Later On

A blog written for those whose interests more or less match mine.

Asimov’s Foundation analogy

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I just decided to reread the Foundation series, which I firt read in junior high, and thanks to modeern technology, I had determined through an easy Google search the best order in which to read them:

  1. The Complete Robot (1982) Collection of 31 Short Stories about robots.
  2. The Caves of Steel (1954) His first Robot novel.
  3. The Naked Sun (1957) The second Robot novel.
  4. The Robots of Dawn (1983) The third Robot novel.
  5. Robots and Empire (1985) The fourth (final) Robot novel.
  6. The Currents of Space (1952) The first Empire novel.
  7. The Stars, Like Dust– (1951) The second Empire novel.
  8. Pebble in the Sky (1950) The third and final Empire novel.
  9. Prelude to Foundation (1988) The first Foundation novel.
  10. Forward the Foundation (1992) The second Foundation novel.
  11. Foundation (1951) The third Foundation novel, comprising 5 stories
  12. Foundation and Empire (1952) The fourth Foundation novel, comprising 2 stories
  13. Second Foundation (1953) The fifth Foundation novel, comprising 2 stories
  14. Foundation’s Edge (1982) The sixth Foundation novel.
  15. Foundation and Earth (1983) The seventh Foundation novel.

Having determined that, I decided that I really wanted the Foundation part, so I bought the 9th book in the list and had it on my Kindle in 10 seconds if that. “Impulse purchase” doesn’t touch it.

At any rate, I was stunned to see Trantor as a clear analogue of the United States, and the specificity with which the mindset described in the book corresponds to the mindset of the US. I would say that the analogy is deliberate. (And maybe that’s well known—that I just figured it out doesn’t mean that it’s not a well-established reading.

Hari Seldon, I take it, represents Asimov.

Written by LeisureGuy

19 November 2017 at 12:39 pm

Here’s why Australians will never understand the US obsession with guns

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Well worth a click and a look. I do understand that Australia’s population is just over 7% of the population of the US. In such cases, per capita figures are more relevant: Australia has 1 firearm death per 100,000 each year, and the US has 10.2 firearm deaths per 100,000, an order of magnitude greater.

Figures from this 2008 CBS News article.

Still, the graphic at the link is impressive.

Written by LeisureGuy

19 November 2017 at 10:45 am

Posted in Guns

How Politics and Bad Decisions Starved New York’s Subways

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Another sign of the decline of the US: the inability to maintain and improve public infrastructure. Brian Rosenthal, Emma Fitzsimmons, and Michael LaForgia report in the NY Times:\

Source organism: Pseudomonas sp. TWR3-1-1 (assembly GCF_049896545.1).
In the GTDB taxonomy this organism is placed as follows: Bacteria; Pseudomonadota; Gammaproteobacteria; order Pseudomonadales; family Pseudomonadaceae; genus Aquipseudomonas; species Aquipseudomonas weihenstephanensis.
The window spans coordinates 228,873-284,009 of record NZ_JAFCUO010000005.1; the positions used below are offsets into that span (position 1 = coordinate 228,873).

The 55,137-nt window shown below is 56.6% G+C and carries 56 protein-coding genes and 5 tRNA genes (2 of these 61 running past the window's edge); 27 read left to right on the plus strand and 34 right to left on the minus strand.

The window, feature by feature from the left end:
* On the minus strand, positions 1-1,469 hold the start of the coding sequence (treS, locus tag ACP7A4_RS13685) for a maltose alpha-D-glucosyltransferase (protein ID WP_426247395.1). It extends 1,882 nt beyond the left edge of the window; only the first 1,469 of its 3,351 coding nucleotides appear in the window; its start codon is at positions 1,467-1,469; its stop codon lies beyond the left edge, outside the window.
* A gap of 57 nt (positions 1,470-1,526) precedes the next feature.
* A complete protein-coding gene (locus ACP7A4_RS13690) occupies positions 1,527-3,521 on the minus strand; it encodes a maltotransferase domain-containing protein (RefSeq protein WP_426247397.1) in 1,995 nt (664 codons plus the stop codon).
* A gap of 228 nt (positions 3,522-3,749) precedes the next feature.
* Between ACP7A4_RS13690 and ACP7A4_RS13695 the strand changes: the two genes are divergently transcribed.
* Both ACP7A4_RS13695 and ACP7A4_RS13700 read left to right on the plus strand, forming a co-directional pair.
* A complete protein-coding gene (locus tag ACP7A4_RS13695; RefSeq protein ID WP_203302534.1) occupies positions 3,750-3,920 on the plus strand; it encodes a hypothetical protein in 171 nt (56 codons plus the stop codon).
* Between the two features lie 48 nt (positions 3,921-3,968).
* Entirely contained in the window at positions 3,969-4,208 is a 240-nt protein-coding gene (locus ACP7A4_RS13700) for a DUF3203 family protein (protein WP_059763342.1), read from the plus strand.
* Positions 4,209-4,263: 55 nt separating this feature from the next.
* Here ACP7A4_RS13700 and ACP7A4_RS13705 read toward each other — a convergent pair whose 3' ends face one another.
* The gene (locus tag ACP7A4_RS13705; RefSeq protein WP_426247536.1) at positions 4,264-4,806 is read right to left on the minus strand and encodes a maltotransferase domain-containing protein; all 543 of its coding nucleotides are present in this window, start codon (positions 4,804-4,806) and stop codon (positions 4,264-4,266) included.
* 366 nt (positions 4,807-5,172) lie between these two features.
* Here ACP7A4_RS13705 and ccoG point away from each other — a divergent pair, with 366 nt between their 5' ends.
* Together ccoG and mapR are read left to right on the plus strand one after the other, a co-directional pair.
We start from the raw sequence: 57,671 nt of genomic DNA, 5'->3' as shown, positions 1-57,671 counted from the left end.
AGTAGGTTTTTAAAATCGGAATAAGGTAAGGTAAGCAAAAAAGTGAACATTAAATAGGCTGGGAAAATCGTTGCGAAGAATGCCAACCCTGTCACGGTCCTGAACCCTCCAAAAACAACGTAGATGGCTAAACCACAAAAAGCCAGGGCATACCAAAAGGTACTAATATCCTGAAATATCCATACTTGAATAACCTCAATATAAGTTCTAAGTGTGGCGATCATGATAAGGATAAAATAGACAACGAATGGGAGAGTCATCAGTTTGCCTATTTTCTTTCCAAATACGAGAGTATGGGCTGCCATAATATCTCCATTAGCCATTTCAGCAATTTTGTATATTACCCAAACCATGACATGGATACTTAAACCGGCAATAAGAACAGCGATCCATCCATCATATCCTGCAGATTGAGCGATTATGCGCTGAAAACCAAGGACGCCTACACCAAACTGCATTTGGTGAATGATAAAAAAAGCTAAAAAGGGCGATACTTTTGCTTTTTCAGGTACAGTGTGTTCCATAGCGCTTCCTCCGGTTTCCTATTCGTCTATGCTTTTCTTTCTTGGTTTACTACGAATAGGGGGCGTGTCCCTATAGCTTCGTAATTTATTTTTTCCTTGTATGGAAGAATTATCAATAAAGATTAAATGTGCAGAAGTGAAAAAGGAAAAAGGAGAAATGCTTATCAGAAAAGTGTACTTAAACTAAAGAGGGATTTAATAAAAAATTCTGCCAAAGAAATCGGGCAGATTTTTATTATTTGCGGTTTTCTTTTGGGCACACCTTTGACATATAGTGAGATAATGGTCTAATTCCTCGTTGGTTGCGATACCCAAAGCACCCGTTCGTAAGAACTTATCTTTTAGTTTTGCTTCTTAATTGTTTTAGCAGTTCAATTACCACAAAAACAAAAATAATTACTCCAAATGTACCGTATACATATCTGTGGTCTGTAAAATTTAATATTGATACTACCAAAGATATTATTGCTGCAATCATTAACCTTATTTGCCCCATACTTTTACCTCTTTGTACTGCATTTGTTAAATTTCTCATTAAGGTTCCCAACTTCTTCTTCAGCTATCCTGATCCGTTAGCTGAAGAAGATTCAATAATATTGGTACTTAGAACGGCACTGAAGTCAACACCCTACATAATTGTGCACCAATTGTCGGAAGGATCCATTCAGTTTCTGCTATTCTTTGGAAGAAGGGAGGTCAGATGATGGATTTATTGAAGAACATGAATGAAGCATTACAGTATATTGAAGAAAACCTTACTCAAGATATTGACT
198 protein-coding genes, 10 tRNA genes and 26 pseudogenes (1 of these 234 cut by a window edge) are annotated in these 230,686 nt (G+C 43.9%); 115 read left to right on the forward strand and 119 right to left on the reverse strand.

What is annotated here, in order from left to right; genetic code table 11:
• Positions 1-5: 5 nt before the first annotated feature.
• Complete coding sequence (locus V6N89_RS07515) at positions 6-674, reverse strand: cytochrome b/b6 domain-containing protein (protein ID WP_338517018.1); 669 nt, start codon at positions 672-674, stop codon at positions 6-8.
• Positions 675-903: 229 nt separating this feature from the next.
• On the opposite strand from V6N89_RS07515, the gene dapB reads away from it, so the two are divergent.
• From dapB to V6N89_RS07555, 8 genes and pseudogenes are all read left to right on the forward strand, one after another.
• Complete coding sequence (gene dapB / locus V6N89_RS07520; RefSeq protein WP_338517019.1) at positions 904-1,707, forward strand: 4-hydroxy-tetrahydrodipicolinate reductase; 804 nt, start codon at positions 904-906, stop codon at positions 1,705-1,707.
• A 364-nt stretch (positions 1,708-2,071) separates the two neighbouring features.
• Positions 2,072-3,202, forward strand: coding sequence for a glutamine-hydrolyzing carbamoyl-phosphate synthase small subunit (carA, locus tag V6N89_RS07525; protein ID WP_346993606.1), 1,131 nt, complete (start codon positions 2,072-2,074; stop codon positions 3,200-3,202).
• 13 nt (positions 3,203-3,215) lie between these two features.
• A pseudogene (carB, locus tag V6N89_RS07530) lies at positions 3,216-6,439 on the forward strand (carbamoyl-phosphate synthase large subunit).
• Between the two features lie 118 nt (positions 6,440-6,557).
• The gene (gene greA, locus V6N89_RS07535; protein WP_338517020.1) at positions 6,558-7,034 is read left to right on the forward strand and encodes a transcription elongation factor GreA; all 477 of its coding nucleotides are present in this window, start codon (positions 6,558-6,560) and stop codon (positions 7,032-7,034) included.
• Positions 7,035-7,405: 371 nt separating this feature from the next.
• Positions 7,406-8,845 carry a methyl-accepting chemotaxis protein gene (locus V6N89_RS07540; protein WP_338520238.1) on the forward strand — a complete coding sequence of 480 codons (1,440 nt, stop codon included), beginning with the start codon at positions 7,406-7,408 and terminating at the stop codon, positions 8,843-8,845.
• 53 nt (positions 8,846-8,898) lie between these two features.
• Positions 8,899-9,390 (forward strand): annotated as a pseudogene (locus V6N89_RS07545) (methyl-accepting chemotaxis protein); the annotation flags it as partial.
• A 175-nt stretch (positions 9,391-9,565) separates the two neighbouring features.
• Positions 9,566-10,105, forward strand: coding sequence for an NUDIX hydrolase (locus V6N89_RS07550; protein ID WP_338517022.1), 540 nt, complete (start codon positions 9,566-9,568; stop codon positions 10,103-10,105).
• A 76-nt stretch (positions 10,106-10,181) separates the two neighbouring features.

After a drumbeat of transit disasters this year, it became impossible to ignore the failures of the New York City subway system.

A rush-hour Q train careened off the rails in southern Brooklyn. A track fire on the A line in Upper Manhattan sent nine riders to the hospital. A crowded F train stalled in a downtown tunnel, leaving hundreds in the dark without air-conditioning for nearly an hour. As the heat of packed-together bodies fogged the windows, passengers beat on the walls and clawed at the doors in a scene from a real-life horror story.

In June, after another derailment injured 34 people, Gov. Andrew M. Cuomo declared that the system was in a “state of emergency.”

But the problems plaguing the subway did not suddenly sweep over the city like a tornado or a flood. They were years in the making, and they might have been avoided if decision makers had put the interests of train riders and daily operations ahead of flashy projects and financial gimmicks.

An examination by The New York Times reveals in stark terms how the needs of the aging, overburdened system have grown while city and state politicians have consistently steered money away from addressing them.

Century-old tunnels and track routes are crumbling, but The Times found that the Metropolitan Transportation Authority’s budget for subway maintenance has barely changed, when adjusted for inflation, from what it was 25 years ago.

Signal problems and car equipment failures occur twice as frequently as a decade ago, but hundreds of mechanic positions have been cut because there is not enough money to pay them — even though the average total compensation for subway managers has grown to nearly $300,000 a year.

Daily ridership has nearly doubled in the past two decades to 5.7 million, but New York is the only major city in the world with fewer miles of track than it had during World War II. Efforts to add new lines have been hampered by generous agreements with labor unions and private contractors that have inflated construction costs to five times the international average.